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Antimicrobial therapy: general principles

A wide variety of antimicrobial agents is available to treat established infections caused by bacteria, fungi, viruses, or parasites. This section will cover the general principles of antimicrobial therapy and will also include illustrative clinical problems to emphasize proper decision-making in using antimicrobials. Determinants of Antimicrobial Efficacy Measurement of antimicrobial activity in vitro Susceptibility testing is indicated for any bacterial pathogen warranting chemotherapy. Drugs that irreversibly destroy the ability of an organism to replicate, and perhaps in the process destroy the structural integrity of the organism, are microbicidal. Drugs that reversibly impair replicating ability, with this function being restored when drug concentrations fall below critical inhibitory levels, are microbiostatic. In quantitative …

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Toxicity of Antimicrobial Therapy

Mechanisms of toxicity The mechanisms associated with common adverse reactions to antimicrobials include dose-related toxicity that occurs in a certain fraction of patients when a critical plasma concentration or total dose is exceeded, and toxicity that is unpredictable and mediated through allergic or idiosyncratic mechanisms. For example, certain classes of drugs such as the aminoglycosides are associated with dose-related toxicity. In contrast, the major toxicity of the penicillins and cephalosporins is due to allergic reactions. These differences are explained in part by the relative ability of specific drugs to inhibit enzymatic pathways in the host versus their stimulation of specific immune response. Not included in these lists is mention of the …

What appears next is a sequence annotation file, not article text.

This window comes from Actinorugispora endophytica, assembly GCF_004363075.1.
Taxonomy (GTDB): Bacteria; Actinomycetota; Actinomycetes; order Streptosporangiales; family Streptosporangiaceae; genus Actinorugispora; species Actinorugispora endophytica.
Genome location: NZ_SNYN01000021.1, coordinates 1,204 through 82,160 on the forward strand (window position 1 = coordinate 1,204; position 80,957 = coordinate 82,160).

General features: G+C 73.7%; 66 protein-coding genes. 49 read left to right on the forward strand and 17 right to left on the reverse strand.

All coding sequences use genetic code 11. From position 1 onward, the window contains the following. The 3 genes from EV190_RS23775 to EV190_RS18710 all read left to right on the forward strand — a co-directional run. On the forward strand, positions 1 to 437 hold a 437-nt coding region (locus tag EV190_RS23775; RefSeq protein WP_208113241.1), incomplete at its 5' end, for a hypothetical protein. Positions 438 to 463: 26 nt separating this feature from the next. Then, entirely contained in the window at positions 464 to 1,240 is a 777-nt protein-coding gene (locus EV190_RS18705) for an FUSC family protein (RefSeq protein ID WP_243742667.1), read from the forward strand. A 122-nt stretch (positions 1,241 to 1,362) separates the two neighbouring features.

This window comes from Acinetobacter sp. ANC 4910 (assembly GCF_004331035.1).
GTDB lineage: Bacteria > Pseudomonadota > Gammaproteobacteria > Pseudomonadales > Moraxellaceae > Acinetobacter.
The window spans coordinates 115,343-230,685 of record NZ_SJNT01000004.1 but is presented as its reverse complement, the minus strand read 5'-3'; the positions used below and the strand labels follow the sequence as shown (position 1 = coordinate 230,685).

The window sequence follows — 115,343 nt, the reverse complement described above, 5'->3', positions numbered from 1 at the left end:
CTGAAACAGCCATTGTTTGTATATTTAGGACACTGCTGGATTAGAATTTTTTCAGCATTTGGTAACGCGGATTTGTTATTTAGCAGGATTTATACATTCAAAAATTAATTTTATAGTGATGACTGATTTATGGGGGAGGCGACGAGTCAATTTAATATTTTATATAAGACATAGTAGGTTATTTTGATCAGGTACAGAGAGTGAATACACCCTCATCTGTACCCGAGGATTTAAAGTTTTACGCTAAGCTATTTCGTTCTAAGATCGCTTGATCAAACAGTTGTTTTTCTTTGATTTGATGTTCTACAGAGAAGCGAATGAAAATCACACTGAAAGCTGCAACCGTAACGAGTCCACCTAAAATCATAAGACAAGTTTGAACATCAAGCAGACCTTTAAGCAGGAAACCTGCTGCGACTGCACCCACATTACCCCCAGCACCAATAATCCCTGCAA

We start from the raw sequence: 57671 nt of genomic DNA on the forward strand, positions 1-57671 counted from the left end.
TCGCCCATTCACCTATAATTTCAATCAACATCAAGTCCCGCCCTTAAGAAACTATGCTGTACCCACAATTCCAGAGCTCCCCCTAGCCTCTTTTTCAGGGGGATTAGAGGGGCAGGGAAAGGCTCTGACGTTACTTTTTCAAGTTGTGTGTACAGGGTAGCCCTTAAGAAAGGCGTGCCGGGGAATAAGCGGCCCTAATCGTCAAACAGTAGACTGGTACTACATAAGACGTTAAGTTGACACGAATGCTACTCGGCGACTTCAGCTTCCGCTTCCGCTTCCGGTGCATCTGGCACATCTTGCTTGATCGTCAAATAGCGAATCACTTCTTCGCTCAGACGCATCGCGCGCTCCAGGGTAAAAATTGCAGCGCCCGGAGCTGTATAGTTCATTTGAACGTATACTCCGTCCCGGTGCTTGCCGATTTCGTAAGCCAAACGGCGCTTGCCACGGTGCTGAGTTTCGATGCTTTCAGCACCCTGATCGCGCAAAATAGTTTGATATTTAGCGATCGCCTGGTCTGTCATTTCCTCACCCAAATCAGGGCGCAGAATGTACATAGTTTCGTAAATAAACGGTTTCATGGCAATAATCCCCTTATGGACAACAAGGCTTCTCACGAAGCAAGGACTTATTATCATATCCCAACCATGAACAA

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Rifampin: Uses